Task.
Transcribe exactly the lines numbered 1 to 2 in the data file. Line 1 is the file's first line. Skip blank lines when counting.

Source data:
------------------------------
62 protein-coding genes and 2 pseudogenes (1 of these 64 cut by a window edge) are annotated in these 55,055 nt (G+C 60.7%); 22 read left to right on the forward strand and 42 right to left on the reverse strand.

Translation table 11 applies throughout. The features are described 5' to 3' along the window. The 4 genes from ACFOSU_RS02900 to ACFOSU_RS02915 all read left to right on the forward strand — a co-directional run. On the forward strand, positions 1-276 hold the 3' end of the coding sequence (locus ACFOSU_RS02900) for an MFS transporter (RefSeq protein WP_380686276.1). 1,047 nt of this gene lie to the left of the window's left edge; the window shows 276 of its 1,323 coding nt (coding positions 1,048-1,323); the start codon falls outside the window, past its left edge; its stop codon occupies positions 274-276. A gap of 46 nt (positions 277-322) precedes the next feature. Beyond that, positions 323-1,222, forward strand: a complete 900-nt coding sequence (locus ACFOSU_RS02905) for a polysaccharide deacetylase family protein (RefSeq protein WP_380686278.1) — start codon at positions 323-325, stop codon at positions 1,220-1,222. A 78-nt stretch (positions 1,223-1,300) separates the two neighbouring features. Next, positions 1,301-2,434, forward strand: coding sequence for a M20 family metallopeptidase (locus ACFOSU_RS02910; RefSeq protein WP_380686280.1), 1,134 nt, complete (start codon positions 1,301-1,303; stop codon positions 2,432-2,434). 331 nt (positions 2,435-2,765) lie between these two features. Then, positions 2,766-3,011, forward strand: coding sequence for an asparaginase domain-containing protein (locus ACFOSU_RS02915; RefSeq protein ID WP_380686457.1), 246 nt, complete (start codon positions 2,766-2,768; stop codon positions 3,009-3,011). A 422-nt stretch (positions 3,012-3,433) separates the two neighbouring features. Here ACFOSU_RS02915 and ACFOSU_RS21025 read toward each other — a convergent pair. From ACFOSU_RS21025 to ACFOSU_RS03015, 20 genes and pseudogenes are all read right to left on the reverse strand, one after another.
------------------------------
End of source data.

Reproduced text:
62 protein-coding genes and 2 pseudogenes (1 of these 64 cut by a window edge) are annotated in these 55,055 nt (G+C 60.7%); 22 read left to right on the forward strand and 42 right to left on the reverse strand.

Translation table 11 applies throughout. The features are described 5' to 3' along the window. The 4 genes from ACFOSU_RS02900 to ACFOSU_RS02915 all read left to right on the forward strand — a co-directional run. On the forward strand, positions 1-276 hold the 3' end of the coding sequence (locus ACFOSU_RS02900) for an MFS transporter (RefSeq protein WP_380686276.1). 1,047 nt of this gene lie to the left of the window's left edge; the window shows 276 of its 1,323 coding nt (coding positions 1,048-1,323); the start codon falls outside the window, past its left edge; its stop codon occupies positions 274-276. A gap of 46 nt (positions 277-322) precedes the next feature. Beyond that, positions 323-1,222, forward strand: a complete 900-nt coding sequence (locus ACFOSU_RS02905) for a polysaccharide deacetylase family protein (RefSeq protein WP_380686278.1) — start codon at positions 323-325, stop codon at positions 1,220-1,222. A 78-nt stretch (positions 1,223-1,300) separates the two neighbouring features. Next, positions 1,301-2,434, forward strand: coding sequence for a M20 family metallopeptidase (locus ACFOSU_RS02910; RefSeq protein WP_380686280.1), 1,134 nt, complete (start codon positions 1,301-1,303; stop codon positions 2,432-2,434). 331 nt (positions 2,435-2,765) lie between these two features. Then, positions 2,766-3,011, forward strand: coding sequence for an asparaginase domain-containing protein (locus ACFOSU_RS02915; RefSeq protein ID WP_380686457.1), 246 nt, complete (start codon positions 2,766-2,768; stop codon positions 3,009-3,011). A 422-nt stretch (positions 3,012-3,433) separates the two neighbouring features. Here ACFOSU_RS02915 and ACFOSU_RS21025 read toward each other — a convergent pair. From ACFOSU_RS21025 to ACFOSU_RS03015, 20 genes and pseudogenes are all read right to left on the reverse strand, one after another.